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I drove a 2005 911 Carrera S for the first time on Thursday the 26th of August. It was fairly optioned out, it had the sport suspension, PCCB, full leather, sports chrono pack and a bunch of other stuff. My dealer just received five of them and they asked if I'd like to drive it even though they already knew my answer because they just handed me the keys.

My first impression is that it looks so much nicer in person that it does in pictures. After washing your car so many times you know every curve of every panel on your 986 or 996. The panels of the 997 are slightly different, you can see it immediately when you look at it.

The interior is a lot nicer than I had imagined it from pictures. Sure there are lot of buttons but they aren't as difficult to figure out as some magazine journalists would like to make you think. The only thing you have to get used to is that when you change a station on the radio its the <- and -> buttons right above the volume knob instead of the other knob across from the volume knob that in the CDR23 and other similar radios. And once you learn that little trick its very easy to change stations because you don't have to take your fingers off the volume knob. Anyone that has had a Cayenne as a loaner when their car is in the shop will recognize the look and feel of the buttons.

The steering is more direct than the 986 or 996 and it filters out some of the stuff that doesn't necessarily add to the driving experience. I only had a little bit of seat time but it didn't seem to follow water damage cracks in the pavement that are typical of my area of Florida like earlier versions of the 911. It's got wonderful feedback, unlike some journalists that I've read about it seems that I didn't need any time to adapt to the supposedly new-fangled steering, it just made sense the moment I took my first turn.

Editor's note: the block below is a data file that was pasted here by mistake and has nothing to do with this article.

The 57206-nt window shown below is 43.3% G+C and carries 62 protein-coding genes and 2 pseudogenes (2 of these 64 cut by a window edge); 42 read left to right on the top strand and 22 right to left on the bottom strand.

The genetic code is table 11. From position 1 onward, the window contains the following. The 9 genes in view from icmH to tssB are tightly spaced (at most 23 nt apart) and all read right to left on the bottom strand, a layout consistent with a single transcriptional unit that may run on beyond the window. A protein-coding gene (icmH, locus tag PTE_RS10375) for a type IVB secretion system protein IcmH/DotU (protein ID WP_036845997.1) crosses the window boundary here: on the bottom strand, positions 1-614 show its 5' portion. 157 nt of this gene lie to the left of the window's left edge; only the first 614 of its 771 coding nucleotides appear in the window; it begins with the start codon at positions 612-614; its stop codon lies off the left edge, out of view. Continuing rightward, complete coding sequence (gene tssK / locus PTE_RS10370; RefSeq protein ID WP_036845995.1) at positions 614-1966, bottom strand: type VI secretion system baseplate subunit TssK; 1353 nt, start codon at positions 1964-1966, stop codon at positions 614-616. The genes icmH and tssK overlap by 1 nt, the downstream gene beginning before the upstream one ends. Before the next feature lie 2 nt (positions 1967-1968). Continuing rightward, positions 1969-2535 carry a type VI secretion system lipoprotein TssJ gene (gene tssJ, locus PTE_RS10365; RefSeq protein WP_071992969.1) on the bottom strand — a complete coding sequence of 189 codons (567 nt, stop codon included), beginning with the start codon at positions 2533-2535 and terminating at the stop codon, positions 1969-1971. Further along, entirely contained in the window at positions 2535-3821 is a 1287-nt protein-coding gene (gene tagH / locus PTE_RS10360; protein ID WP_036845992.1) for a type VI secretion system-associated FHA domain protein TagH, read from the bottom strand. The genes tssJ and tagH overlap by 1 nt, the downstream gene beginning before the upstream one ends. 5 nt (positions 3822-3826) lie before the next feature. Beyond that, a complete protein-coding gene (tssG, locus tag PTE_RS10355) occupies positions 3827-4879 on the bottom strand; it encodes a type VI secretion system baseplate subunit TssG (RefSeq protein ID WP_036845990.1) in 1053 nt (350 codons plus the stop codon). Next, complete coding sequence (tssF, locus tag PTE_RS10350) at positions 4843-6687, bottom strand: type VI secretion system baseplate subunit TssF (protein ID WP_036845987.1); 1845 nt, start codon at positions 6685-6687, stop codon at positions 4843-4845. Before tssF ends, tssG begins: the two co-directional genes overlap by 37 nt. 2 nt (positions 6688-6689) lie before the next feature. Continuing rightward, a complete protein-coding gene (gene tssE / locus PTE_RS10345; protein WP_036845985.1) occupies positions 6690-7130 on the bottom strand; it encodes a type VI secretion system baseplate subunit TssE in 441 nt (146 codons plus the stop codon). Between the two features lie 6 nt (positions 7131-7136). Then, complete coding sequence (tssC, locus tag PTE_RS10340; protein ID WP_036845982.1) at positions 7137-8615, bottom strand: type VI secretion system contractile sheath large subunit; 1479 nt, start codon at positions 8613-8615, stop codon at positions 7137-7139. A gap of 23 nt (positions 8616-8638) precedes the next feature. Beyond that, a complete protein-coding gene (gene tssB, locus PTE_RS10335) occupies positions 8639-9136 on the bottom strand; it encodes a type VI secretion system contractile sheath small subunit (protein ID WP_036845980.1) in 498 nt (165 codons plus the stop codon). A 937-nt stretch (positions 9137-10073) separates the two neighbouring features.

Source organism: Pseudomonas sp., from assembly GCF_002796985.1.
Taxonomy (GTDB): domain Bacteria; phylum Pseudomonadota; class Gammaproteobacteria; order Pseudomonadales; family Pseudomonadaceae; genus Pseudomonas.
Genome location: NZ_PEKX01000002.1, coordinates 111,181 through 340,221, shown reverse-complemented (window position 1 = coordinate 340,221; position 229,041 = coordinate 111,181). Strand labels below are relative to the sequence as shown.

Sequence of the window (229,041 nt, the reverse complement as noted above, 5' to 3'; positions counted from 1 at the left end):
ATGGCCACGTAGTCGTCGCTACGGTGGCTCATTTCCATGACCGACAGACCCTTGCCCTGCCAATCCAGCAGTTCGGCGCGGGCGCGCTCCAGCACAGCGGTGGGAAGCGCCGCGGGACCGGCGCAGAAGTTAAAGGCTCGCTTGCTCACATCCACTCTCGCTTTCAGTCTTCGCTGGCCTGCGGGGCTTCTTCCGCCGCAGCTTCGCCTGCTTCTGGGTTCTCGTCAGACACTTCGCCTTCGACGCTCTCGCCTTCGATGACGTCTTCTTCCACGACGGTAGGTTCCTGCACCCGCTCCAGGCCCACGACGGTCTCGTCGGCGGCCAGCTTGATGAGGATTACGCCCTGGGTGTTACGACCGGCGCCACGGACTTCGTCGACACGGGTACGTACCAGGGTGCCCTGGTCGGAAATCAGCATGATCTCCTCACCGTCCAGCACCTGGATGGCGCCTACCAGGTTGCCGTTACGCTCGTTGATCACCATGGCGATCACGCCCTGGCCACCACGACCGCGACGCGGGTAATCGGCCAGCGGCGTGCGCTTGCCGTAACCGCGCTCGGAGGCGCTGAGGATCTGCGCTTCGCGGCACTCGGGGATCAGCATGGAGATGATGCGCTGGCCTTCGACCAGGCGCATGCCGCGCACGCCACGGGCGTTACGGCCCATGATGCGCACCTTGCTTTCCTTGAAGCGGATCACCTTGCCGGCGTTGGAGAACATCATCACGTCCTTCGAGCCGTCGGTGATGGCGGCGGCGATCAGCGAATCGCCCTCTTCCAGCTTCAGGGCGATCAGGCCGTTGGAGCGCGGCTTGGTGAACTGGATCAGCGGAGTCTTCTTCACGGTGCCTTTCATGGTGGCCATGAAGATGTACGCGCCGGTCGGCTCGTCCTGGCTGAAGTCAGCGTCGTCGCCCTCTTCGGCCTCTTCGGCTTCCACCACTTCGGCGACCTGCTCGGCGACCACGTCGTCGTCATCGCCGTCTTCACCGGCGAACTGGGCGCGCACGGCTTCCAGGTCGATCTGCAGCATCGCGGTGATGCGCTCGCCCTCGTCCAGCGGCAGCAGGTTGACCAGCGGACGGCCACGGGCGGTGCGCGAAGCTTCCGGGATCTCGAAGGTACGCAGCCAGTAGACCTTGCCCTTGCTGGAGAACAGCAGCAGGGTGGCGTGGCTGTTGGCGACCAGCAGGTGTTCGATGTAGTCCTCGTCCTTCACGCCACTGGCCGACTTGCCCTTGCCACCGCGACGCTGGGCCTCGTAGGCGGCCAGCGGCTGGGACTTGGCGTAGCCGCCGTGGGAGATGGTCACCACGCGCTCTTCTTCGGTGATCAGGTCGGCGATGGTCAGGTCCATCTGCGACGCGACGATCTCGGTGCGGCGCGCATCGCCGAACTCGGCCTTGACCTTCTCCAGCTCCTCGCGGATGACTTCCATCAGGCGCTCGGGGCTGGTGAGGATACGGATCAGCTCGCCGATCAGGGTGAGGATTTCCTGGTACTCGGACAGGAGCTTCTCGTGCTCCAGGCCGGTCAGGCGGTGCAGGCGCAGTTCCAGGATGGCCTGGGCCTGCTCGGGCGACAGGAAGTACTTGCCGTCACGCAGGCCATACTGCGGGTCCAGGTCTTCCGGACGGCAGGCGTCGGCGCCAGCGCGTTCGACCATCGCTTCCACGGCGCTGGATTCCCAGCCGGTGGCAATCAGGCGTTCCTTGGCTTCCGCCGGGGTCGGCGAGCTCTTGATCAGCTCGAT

There's a generous amount of torque available although the car I drove only had 50 miles on it, well, maybe more by the time you read this as other customers will have driven it. The engine will have more to give after it loosens up a bit, but I lugged it from about 1400 rpm in sixth gear and it pulled.

I took a few turns at speed to check out it's handling qualities, even though I didn't get it on the racetrack, it's obvious the car has a lot of traction with the 19" Michelins and the active suspension. The car takes a set and just digs in, even more so than the 996 which I've driven at Sebring and around backroads.

The 997 I drove had the PCCB which seem to take a little bit to heat up till they are fully effective, which is fine, that's good for the track. They don't have the immediate bite of my Brembo 355mm. I know I can brake hard at Sebring all day with my Brembos, I haven't tried any cars with the PCCB at the track yet though so I don't know how they would function in that situation.

The other thing that I had the distinct feeling about was that the interior as well as the exterior felt like a 21st century automobile. The shape of the dashboard, the interior door panels, the speaker panel shapes, the shifter knob, the display screen and the shape of the sheetmetal, they all give a sense of a car never seen before, yet at the same time it's a new interpretation of an old friend.

I immediately went for a spin in a 2000 996 about 10 mins after the 997 drive and it felt like old hat. The people that say it's a waste of time or that it isn't new enough haven't driven a Porsche for any length of time. I don't think Porsche dealer is going to have any problems moving any 997 they are able to get their hands on and instead are going to have a problem with a glut of pre-owned 996s that are trade-ins for a 997.

This isn't a bad thing because the rest of us know that a 996 makes a great track car for many reasons, one of them is that there is a very healthy aftermarket for 996 stuff to help them become better track cars. Now is a good time to see if your dealer has any 997 in stock so you can drive it and see if it suits you. It's a terrific automobile in every sense.


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